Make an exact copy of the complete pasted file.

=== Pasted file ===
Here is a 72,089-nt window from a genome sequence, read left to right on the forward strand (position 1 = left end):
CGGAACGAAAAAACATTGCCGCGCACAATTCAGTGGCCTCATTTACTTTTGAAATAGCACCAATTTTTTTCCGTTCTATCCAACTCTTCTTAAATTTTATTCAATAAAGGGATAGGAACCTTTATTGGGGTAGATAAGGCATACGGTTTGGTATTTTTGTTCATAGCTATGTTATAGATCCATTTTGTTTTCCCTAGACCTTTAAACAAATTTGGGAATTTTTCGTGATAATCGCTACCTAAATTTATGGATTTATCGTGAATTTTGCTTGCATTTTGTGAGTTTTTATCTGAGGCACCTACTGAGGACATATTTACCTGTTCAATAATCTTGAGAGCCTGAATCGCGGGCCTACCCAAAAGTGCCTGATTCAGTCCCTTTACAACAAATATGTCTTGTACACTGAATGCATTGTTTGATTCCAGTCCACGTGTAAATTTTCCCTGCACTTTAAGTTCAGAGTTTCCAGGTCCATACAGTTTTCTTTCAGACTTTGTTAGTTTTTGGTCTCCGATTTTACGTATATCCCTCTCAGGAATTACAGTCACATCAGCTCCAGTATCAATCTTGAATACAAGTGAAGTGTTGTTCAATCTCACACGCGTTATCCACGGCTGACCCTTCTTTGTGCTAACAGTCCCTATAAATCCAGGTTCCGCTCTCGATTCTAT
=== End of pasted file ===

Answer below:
Here is a 72,089-nt window from a genome sequence, read left to right on the forward strand (position 1 = left end):
CGGAACGAAAAAACATTGCCGCGCACAATTCAGTGGCCTCATTTACTTTTGAAATAGCACCAATTTTTTTCCGTTCTATCCAACTCTTCTTAAATTTTATTCAATAAAGGGATAGGAACCTTTATTGGGGTAGATAAGGCATACGGTTTGGTATTTTTGTTCATAGCTATGTTATAGATCCATTTTGTTTTCCCTAGACCTTTAAACAAATTTGGGAATTTTTCGTGATAATCGCTACCTAAATTTATGGATTTATCGTGAATTTTGCTTGCATTTTGTGAGTTTTTATCTGAGGCACCTACTGAGGACATATTTACCTGTTCAATAATCTTGAGAGCCTGAATCGCGGGCCTACCCAAAAGTGCCTGATTCAGTCCCTTTACAACAAATATGTCTTGTACACTGAATGCATTGTTTGATTCCAGTCCACGTGTAAATTTTCCCTGCACTTTAAGTTCAGAGTTTCCAGGTCCATACAGTTTTCTTTCAGACTTTGTTAGTTTTTGGTCTCCGATTTTACGTATATCCCTCTCAGGAATTACAGTCACATCAGCTCCAGTATCAATCTTGAATACAAGTGAAGTGTTGTTCAATCTCACACGCGTTATCCACGGCTGACCCTTCTTTGTGCTAACAGTCCCTATAAATCCAGGTTCCGCTCTCGATTCTAT